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Jewish Journal

At 100, Federation’s goal is $100 million

by Julie Gruenbaum Fax

January 19, 2011 | 1:29 pm

The Jewish Federation of Greater Los Angeles launched its centennial this month with an ambitious slate of activities. Among Federation’s past efforts are Fed Up With Hunger, from 2009.

The Jewish Federation of Greater Los Angeles launched its centennial this month with an ambitious slate of activities. Among Federation’s past efforts are Fed Up With Hunger, from 2009.

The existence of a State of Israel or the notion of raising $100 million would have boggled the minds of the founders of the Federation of Jewish Charities in 1911. But as the 100th anniversary celebrations of The Jewish Federation of Greater Los Angeles launched this month, Israel is not only a fact, but also a draw for a proposed 1,000-person trip to Israel, and the founding of a $100 million community endowment seems imminent.

Federation president Jay Sanderson, who just completed his first year on the job, sees the centennial as an opportunity to help the community understand Federation’s evolving role.

“The idea is to use this not only to celebrate 100 years and raise a whole lot of money, but to bring the whole community together,” Sanderson said.

In 1911, an estimated 12,000 Jews lived in Los Angeles when seven Jewish social service agencies decided to unite their fundraising efforts into a central body. They set an initial budget of $30,000, and in 1912 raised 30 percent more than the separate entities had the previous year, according to Karen Wilson, guest curator/historian of “Life in the Mosaic: 160 Years of Jews in Los Angeles,” scheduled to open at the Autry National Center in Griffith Park in 2012.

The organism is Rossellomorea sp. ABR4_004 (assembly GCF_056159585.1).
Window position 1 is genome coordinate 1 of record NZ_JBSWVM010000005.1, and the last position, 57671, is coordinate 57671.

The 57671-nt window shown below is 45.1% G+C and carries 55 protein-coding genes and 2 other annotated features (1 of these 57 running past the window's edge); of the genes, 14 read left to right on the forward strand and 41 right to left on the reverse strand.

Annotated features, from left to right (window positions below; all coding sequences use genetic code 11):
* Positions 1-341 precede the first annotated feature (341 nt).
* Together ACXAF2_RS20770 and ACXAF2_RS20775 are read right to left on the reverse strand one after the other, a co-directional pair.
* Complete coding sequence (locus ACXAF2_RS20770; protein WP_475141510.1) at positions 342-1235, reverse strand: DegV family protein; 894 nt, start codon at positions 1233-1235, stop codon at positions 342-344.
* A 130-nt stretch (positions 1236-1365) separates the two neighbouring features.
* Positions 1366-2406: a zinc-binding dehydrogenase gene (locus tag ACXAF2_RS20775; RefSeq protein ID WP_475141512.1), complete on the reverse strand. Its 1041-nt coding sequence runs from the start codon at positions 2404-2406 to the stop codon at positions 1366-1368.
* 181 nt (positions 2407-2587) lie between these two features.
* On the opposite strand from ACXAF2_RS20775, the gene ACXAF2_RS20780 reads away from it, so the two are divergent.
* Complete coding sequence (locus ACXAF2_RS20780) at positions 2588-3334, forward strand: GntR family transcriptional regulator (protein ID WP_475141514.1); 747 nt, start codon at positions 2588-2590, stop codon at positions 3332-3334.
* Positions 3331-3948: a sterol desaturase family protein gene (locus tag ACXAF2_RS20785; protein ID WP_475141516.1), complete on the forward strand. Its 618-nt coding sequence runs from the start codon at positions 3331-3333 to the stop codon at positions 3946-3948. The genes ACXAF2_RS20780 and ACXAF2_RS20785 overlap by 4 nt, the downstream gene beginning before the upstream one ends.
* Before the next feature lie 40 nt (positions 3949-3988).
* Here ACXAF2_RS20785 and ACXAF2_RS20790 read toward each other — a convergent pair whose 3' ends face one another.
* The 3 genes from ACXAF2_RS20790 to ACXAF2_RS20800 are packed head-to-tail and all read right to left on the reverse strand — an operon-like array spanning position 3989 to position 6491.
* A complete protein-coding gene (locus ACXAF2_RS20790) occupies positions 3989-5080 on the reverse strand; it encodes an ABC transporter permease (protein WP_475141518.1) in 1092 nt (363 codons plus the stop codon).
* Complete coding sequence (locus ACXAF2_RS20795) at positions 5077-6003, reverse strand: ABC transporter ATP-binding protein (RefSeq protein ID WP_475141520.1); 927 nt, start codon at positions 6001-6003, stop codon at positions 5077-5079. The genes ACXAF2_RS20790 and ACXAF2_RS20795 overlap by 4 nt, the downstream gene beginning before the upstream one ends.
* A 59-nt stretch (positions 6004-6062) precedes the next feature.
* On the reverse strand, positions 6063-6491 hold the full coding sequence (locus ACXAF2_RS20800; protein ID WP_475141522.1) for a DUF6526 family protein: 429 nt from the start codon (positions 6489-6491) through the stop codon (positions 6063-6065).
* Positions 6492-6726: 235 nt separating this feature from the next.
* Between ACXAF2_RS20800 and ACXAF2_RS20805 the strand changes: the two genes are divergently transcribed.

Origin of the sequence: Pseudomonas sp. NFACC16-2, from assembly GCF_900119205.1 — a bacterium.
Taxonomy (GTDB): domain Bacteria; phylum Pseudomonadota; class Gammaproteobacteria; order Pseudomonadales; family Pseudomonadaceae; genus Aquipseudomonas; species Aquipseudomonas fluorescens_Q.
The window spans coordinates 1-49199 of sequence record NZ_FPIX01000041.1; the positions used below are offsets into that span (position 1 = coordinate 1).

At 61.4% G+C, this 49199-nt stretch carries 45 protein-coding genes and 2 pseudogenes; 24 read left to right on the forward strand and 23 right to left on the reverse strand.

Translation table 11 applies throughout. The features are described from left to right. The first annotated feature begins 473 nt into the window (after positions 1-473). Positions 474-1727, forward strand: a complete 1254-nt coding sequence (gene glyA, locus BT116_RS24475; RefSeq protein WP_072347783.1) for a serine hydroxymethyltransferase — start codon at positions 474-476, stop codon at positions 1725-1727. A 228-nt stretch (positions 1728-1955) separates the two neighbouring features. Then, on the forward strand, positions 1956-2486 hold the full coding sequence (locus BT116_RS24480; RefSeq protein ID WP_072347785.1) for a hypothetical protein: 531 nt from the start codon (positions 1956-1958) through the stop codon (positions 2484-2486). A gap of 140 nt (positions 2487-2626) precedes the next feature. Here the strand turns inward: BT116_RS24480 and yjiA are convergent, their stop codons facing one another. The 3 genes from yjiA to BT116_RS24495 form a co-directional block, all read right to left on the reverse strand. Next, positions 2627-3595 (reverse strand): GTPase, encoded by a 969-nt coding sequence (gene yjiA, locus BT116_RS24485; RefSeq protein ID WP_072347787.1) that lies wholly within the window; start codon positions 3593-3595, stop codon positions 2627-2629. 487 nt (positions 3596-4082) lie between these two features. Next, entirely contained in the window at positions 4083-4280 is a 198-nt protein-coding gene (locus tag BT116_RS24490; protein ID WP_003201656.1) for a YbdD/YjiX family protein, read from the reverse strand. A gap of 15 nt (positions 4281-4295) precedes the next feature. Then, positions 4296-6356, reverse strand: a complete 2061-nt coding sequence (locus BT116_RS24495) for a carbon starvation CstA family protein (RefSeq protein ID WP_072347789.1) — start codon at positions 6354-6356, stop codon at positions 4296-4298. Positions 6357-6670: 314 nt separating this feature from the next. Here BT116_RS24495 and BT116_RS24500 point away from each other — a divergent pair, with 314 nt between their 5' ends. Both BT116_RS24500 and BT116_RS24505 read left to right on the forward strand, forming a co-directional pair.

The model evolved over the years as various organizations formed and merged into what is today The Jewish Federation of Greater Los Angeles, which now has a nearly $50 million annual budget and collects and allocates funds to hundreds of communal organizations serving Los Angeles’ 600,000 Jews.

But over the past 10 years, fundraising has been flat or declining at Federation, which, like umbrella charity organizations nationally, is struggling to reach out to donors who prefer more directed giving. The decades-long notion that giving to Federation is a mandatory community tax doesn’t speak to today’s Jewish community. While Federation’s 2010 campaign eked out a slight increase over last year’s in the last quarter of the year — coming in at $47.2 million — Sanderson wants to make the centennial’s message an articulation of Federation’s future as much as a celebration of past accomplishments.

Jewish Family Service’s SOVA food bank.

“The model of Federation [set up] 99 years ago … worked really well for our grandparents and not too badly for our parents, but for us and our kids — they’re looking for a direct connection and they want to know where their money is going. They are looking for a different kind of value proposition,” Sanderson said.

Sanderson hopes to position Federation as setting communal priorities and using its leverage to coordinate and enhance the offerings of the myriad Jewish organizations that serve the Los Angeles community.

And he is hoping to use centennial events to focus attention on innovation, community service and Israel, all with an underlying theme of uniting L.A.’s sprawling Jewish landscape.

Before Sanderson took office, Federation had already started a $100 million centennial endowment campaign. Around $50 million is already pledged, Sanderson said, and several major donations are nearly finalized that will assure the $100 million goal is met.

Among the programs, front and center is the search for the Next Big Jewish Idea, an online contest for an innovative program or initiative that would galvanize Los Angeles Jewry, with an eye toward taking the idea national after it is piloted in Los Angeles.